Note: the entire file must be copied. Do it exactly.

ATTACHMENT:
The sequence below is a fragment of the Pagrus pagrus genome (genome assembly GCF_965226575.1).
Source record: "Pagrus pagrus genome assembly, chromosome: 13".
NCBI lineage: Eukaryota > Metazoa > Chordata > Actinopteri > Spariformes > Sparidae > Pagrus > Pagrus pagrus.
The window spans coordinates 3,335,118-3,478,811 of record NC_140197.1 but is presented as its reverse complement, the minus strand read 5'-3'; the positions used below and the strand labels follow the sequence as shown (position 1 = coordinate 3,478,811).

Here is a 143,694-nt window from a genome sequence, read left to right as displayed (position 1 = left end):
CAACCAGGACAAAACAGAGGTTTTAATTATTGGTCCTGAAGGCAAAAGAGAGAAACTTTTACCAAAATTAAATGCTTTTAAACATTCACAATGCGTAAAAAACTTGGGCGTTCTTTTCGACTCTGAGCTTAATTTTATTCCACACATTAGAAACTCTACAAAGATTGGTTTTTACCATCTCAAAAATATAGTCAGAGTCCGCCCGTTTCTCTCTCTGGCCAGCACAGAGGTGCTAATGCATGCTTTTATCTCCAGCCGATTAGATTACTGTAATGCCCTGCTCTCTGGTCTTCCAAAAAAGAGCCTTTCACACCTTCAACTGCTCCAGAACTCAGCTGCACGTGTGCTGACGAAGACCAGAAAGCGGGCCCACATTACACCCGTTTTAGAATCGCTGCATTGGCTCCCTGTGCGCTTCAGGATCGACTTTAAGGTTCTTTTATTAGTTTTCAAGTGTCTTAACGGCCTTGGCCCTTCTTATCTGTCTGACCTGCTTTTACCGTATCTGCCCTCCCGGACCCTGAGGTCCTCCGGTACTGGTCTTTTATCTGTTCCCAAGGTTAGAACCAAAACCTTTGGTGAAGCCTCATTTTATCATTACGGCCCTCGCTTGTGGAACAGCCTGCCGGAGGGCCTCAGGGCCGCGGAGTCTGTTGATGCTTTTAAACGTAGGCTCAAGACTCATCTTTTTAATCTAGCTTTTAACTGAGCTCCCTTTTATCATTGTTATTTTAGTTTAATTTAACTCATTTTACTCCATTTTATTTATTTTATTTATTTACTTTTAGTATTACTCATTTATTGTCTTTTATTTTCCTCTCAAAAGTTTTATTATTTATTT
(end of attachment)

The sequence below is a fragment of the Pagrus pagrus genome (genome assembly GCF_965226575.1).
Source record: "Pagrus pagrus genome assembly, chromosome: 13".
NCBI lineage: Eukaryota > Metazoa > Chordata > Actinopteri > Spariformes > Sparidae > Pagrus > Pagrus pagrus.
The window spans coordinates 3,335,118-3,478,811 of record NC_140197.1 but is presented as its reverse complement, the minus strand read 5'-3'; the positions used below and the strand labels follow the sequence as shown (position 1 = coordinate 3,478,811).

Here is a 143,694-nt window from a genome sequence, read left to right as displayed (position 1 = left end):
CAACCAGGACAAAACAGAGGTTTTAATTATTGGTCCTGAAGGCAAAAGAGAGAAACTTTTACCAAAATTAAATGCTTTTAAACATTCACAATGCGTAAAAAACTTGGGCGTTCTTTTCGACTCTGAGCTTAATTTTATTCCACACATTAGAAACTCTACAAAGATTGGTTTTTACCATCTCAAAAATATAGTCAGAGTCCGCCCGTTTCTCTCTCTGGCCAGCACAGAGGTGCTAATGCATGCTTTTATCTCCAGCCGATTAGATTACTGTAATGCCCTGCTCTCTGGTCTTCCAAAAAAGAGCCTTTCACACCTTCAACTGCTCCAGAACTCAGCTGCACGTGTGCTGACGAAGACCAGAAAGCGGGCCCACATTACACCCGTTTTAGAATCGCTGCATTGGCTCCCTGTGCGCTTCAGGATCGACTTTAAGGTTCTTTTATTAGTTTTCAAGTGTCTTAACGGCCTTGGCCCTTCTTATCTGTCTGACCTGCTTTTACCGTATCTGCCCTCCCGGACCCTGAGGTCCTCCGGTACTGGTCTTTTATCTGTTCCCAAGGTTAGAACCAAAACCTTTGGTGAAGCCTCATTTTATCATTACGGCCCTCGCTTGTGGAACAGCCTGCCGGAGGGCCTCAGGGCCGCGGAGTCTGTTGATGCTTTTAAACGTAGGCTCAAGACTCATCTTTTTAATCTAGCTTTTAACTGAGCTCCCTTTTATCATTGTTATTTTAGTTTAATTTAACTCATTTTACTCCATTTTATTTATTTTATTTATTTACTTTTAGTATTACTCATTTATTGTCTTTTATTTTCCTCTCAAAAGTTTTATTATTTATTT